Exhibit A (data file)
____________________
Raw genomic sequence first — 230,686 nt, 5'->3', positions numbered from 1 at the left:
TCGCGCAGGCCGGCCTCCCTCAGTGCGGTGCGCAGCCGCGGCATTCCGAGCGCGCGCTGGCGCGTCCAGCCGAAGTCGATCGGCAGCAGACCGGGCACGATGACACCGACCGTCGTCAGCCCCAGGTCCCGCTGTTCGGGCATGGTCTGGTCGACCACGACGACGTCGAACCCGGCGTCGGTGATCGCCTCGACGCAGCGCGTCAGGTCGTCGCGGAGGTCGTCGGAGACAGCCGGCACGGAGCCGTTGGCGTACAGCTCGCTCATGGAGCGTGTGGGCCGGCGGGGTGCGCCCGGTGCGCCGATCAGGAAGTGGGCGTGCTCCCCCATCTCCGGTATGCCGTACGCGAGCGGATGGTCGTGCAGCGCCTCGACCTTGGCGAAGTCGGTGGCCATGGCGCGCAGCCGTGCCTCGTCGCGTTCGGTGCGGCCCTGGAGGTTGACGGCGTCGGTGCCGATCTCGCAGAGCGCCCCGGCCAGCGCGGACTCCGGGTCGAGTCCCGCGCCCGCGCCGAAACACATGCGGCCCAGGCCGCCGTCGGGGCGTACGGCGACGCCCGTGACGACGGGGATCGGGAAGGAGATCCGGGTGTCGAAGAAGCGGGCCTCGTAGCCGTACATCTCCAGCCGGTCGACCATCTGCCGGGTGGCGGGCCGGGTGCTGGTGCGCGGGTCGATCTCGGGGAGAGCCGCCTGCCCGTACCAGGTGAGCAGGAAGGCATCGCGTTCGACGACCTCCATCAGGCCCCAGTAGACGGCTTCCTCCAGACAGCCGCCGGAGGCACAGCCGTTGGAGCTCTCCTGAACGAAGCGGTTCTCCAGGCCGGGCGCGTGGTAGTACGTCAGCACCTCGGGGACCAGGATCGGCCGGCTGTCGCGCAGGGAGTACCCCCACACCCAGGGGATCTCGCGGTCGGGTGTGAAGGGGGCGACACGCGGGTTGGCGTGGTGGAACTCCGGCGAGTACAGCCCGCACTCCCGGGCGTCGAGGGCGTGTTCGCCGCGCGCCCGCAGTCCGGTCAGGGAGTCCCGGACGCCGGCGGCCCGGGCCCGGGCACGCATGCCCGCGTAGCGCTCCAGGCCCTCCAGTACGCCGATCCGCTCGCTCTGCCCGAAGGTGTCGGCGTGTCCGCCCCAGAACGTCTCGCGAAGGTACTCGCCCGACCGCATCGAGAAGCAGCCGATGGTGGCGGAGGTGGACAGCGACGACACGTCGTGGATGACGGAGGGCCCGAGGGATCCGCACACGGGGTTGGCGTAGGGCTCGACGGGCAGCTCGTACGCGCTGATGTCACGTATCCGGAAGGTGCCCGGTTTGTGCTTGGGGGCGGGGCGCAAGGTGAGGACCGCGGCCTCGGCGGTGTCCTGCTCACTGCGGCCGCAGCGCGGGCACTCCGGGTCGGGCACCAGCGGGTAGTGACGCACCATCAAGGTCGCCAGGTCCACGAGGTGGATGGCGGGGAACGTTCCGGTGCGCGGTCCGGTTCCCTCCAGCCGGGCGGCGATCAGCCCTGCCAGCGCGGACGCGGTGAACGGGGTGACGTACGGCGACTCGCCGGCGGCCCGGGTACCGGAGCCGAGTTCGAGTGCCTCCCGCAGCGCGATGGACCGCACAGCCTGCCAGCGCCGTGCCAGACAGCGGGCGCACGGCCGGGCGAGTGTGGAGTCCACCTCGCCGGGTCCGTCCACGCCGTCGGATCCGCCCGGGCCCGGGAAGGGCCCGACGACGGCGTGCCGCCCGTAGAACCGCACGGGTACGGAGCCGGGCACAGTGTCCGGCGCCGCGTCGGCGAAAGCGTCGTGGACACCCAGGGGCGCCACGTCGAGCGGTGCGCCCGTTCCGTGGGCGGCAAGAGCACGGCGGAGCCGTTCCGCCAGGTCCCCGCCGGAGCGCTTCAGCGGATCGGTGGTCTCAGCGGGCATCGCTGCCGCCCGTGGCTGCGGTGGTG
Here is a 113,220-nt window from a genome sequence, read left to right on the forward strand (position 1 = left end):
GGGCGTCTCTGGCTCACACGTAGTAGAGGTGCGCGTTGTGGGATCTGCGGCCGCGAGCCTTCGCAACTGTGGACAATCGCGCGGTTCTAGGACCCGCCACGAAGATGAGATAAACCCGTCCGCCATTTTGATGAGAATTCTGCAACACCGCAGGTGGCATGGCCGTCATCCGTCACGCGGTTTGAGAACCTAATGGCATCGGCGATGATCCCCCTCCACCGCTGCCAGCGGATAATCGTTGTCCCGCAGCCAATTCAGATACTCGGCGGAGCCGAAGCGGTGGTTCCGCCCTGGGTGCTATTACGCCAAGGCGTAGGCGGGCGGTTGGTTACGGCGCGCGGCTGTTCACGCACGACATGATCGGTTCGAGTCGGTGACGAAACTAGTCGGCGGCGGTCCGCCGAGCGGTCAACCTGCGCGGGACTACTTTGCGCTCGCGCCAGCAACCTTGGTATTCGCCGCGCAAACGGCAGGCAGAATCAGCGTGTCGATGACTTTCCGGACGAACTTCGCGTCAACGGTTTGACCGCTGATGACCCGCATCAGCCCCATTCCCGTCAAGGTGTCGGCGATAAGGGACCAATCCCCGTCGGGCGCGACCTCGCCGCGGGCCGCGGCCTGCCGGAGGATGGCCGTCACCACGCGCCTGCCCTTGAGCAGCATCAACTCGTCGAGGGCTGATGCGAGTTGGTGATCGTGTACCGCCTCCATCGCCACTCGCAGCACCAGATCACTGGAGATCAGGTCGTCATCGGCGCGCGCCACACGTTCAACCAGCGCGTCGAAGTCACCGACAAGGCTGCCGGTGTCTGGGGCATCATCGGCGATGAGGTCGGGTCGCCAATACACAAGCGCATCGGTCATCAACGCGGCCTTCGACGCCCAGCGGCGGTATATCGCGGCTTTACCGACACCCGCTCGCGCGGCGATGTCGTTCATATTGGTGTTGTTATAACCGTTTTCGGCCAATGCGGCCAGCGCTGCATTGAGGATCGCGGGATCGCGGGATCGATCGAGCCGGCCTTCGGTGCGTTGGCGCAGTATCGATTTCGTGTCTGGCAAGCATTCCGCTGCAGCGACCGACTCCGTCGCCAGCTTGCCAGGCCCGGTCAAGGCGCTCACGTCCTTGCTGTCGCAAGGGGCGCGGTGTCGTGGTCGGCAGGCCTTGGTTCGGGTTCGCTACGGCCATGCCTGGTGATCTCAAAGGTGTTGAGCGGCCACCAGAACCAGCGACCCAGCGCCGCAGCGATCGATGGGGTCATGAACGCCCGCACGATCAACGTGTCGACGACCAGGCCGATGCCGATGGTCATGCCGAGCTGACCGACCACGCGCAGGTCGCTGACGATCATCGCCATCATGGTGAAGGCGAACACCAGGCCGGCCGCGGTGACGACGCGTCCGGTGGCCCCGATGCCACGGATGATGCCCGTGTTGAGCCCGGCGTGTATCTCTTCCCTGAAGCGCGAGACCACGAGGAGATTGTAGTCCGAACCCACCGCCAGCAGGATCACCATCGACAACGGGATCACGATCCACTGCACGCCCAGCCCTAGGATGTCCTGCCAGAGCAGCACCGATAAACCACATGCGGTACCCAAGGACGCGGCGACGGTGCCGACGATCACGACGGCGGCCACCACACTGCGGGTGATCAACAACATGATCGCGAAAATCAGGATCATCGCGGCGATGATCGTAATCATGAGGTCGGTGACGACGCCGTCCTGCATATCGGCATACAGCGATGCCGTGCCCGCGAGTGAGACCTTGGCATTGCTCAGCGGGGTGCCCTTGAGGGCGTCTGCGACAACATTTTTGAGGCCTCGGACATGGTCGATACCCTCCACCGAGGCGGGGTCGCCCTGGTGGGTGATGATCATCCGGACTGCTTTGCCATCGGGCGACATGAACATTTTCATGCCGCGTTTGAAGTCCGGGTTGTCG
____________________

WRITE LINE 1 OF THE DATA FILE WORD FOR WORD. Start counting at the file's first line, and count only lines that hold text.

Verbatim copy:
Raw genomic sequence first — 230,686 nt, 5'->3', positions numbered from 1 at the left: